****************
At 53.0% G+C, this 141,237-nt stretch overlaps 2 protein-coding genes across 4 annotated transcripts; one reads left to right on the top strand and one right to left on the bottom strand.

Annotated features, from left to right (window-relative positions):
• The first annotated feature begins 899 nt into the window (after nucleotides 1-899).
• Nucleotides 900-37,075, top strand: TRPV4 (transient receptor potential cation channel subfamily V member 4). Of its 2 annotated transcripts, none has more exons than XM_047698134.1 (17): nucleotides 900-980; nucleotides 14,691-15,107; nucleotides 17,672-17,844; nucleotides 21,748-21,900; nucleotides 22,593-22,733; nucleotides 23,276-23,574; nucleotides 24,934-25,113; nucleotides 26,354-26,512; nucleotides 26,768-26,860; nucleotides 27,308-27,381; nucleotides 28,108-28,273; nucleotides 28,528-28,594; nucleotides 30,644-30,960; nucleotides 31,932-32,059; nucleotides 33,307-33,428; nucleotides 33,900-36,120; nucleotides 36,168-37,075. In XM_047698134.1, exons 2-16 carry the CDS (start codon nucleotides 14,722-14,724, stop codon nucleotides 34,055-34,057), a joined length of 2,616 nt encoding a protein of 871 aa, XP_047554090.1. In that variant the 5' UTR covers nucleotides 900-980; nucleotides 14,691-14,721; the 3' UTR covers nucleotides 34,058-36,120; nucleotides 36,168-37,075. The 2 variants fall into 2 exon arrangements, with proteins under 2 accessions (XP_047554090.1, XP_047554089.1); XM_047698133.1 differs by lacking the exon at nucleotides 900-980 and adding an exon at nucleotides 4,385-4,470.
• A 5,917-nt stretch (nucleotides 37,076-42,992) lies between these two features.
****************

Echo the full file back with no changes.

At 53.0% G+C, this 141,237-nt stretch overlaps 2 protein-coding genes across 4 annotated transcripts; one reads left to right on the top strand and one right to left on the bottom strand.

Annotated features, from left to right (window-relative positions):
• The first annotated feature begins 899 nt into the window (after nucleotides 1-899).
• Nucleotides 900-37,075, top strand: TRPV4 (transient receptor potential cation channel subfamily V member 4). Of its 2 annotated transcripts, none has more exons than XM_047698134.1 (17): nucleotides 900-980; nucleotides 14,691-15,107; nucleotides 17,672-17,844; nucleotides 21,748-21,900; nucleotides 22,593-22,733; nucleotides 23,276-23,574; nucleotides 24,934-25,113; nucleotides 26,354-26,512; nucleotides 26,768-26,860; nucleotides 27,308-27,381; nucleotides 28,108-28,273; nucleotides 28,528-28,594; nucleotides 30,644-30,960; nucleotides 31,932-32,059; nucleotides 33,307-33,428; nucleotides 33,900-36,120; nucleotides 36,168-37,075. In XM_047698134.1, exons 2-16 carry the CDS (start codon nucleotides 14,722-14,724, stop codon nucleotides 34,055-34,057), a joined length of 2,616 nt encoding a protein of 871 aa, XP_047554090.1. In that variant the 5' UTR covers nucleotides 900-980; nucleotides 14,691-14,721; the 3' UTR covers nucleotides 34,058-36,120; nucleotides 36,168-37,075. The 2 variants fall into 2 exon arrangements, with proteins under 2 accessions (XP_047554090.1, XP_047554089.1); XM_047698133.1 differs by lacking the exon at nucleotides 900-980 and adding an exon at nucleotides 4,385-4,470.
• A 5,917-nt stretch (nucleotides 37,076-42,992) lies between these two features.